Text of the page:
We are excited to be starting another semester at Palomar College. This article will briefly outline some of the major services performed by the Academic Technology department—known as the Academic Technology Resource Center (atrc). We are physically located on the ground floor of the library building on the San Marcos campus, but most of our work, except for the physical computer labs and in-person training, is virtual.
First, we maintain the Blackboard system used for online and technology enhanced education. Actually, it is systems, not system. In addition to our production Blackboard Learn platform we maintain a test system, where we test new service packs, patches, building blocks and the other components of Blackboard; and we maintain a sandbox Blackboard system, where faculty members can build courses for later deployment and play with the system to get a feel for how it works, without having to worry about messing something up in a live class.
Closely related to the Blackboard system is our technical support function. We provide technical support for all educational technology issues, not just Blackboard, but Blackboard is a major effort for our technicians. This summer we converted our former helpdesk system to a self-hosted system, which means you can now use your Palomar login credentials to login to it if you want to create a help request ticket and track its progress. If y0u wish to submit a help request via email, you must use your Palomar email address to do so. If you want to call and speak with a technician or leave a voice mail, call (760) 744-1150 ext. 2862 to do so. Of the three methods, file a ticket, send an email, or call, the quickest and most efficient method for obtaining assistance is to submit a ticket. Actually, there is one quicker method: live chat. On our helpdesk system home page, and on our web site home page you will see a button that looks like this:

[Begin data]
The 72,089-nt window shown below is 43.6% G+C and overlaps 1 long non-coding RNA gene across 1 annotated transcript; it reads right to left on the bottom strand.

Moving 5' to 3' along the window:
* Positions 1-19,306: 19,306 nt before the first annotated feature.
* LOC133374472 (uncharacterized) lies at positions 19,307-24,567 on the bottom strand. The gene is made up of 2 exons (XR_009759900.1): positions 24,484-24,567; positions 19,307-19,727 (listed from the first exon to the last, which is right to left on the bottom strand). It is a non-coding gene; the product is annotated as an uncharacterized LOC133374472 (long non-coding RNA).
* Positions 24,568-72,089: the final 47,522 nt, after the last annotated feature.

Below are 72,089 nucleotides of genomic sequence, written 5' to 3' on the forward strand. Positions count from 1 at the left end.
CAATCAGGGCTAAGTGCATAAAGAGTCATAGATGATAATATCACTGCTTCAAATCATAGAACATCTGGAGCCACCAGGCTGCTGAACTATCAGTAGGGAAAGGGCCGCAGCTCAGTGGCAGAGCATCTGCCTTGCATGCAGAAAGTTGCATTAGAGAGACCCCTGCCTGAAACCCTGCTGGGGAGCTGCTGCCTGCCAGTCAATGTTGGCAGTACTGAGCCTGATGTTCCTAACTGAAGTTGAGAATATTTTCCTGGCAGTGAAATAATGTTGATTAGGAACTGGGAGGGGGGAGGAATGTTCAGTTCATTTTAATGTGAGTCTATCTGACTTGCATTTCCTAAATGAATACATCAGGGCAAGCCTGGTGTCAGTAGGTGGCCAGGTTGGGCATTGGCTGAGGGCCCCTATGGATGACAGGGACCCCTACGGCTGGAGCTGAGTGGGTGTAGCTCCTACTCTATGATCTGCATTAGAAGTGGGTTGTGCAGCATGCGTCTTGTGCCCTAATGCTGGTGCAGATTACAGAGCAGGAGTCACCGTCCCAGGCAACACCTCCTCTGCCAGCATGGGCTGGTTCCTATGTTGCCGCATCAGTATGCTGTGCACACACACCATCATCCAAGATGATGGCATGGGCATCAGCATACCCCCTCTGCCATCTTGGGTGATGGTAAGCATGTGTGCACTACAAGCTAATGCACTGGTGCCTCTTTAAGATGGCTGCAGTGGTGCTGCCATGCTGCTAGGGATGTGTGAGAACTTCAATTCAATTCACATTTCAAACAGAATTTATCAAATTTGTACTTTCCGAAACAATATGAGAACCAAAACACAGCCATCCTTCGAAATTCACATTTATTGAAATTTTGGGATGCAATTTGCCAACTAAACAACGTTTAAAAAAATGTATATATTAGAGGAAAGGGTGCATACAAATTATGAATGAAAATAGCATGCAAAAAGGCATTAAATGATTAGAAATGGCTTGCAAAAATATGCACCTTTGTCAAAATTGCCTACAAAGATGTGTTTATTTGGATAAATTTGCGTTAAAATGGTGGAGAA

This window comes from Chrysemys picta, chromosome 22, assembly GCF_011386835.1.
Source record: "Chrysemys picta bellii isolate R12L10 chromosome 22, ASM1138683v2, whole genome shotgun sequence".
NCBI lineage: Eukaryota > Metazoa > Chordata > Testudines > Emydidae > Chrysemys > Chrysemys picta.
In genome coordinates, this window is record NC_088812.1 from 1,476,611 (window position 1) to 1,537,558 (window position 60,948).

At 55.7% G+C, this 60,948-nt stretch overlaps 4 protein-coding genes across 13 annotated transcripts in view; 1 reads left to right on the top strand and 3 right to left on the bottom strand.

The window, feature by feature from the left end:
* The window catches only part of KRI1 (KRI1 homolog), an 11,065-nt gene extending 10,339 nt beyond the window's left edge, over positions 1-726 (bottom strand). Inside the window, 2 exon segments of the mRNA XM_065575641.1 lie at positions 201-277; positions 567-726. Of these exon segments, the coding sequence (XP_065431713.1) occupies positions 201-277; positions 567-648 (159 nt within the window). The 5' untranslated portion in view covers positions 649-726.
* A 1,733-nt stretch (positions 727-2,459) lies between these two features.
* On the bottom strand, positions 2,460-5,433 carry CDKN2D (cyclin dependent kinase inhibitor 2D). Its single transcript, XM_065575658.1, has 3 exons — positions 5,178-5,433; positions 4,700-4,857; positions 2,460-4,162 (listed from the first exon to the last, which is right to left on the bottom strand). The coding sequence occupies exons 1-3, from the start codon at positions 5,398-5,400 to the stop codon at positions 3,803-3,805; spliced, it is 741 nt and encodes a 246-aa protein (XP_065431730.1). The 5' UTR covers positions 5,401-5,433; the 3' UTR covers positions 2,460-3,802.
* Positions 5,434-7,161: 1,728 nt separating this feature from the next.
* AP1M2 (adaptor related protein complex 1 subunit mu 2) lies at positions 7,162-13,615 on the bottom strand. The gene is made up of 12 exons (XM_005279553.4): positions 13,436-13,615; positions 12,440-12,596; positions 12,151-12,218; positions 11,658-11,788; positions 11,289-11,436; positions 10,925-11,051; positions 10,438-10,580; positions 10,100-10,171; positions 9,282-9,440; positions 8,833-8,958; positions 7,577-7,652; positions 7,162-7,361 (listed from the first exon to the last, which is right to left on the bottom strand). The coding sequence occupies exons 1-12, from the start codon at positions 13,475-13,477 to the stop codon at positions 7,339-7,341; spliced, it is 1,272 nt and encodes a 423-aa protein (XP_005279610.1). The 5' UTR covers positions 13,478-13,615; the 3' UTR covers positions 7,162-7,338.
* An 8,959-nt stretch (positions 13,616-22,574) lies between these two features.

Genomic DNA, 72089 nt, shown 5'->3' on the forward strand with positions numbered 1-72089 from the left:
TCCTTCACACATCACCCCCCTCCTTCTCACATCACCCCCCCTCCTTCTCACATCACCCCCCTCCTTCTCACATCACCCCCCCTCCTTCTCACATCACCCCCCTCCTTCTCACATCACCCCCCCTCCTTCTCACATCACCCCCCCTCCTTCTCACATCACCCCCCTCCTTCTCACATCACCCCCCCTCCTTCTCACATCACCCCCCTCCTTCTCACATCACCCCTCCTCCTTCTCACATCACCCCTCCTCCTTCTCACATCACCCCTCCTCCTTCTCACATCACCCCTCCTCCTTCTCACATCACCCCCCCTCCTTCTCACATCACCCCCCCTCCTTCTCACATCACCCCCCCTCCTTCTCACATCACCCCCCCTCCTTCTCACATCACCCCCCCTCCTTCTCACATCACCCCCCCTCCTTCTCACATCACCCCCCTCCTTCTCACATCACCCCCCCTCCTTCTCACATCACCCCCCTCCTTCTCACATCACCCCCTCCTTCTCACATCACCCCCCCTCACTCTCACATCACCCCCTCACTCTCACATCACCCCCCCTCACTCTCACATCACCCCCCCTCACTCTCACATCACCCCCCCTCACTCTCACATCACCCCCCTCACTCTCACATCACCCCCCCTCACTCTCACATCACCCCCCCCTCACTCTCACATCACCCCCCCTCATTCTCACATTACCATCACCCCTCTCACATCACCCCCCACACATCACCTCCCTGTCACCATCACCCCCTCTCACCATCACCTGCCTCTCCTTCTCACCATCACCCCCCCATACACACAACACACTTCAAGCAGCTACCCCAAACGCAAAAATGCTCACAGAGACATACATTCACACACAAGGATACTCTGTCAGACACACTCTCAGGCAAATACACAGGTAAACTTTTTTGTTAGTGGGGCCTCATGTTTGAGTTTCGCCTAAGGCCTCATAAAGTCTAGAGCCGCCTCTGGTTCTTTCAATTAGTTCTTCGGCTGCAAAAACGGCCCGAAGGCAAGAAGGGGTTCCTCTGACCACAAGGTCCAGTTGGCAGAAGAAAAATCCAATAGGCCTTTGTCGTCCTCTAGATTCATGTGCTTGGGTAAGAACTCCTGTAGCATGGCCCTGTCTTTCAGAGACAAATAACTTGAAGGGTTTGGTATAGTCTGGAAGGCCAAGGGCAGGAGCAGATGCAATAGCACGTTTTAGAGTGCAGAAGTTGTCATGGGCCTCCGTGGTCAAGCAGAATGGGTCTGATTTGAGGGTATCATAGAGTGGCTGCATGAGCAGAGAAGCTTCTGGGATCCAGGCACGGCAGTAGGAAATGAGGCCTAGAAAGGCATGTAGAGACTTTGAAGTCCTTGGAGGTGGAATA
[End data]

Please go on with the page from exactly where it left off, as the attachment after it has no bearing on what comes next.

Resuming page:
If it says ONLINE, it means there is a technician standing by to assist you with a live chat session. This is actually the very quickest way to get assistance. From any Blackboard login page, or from various pages in this blog, the live support button looks like this: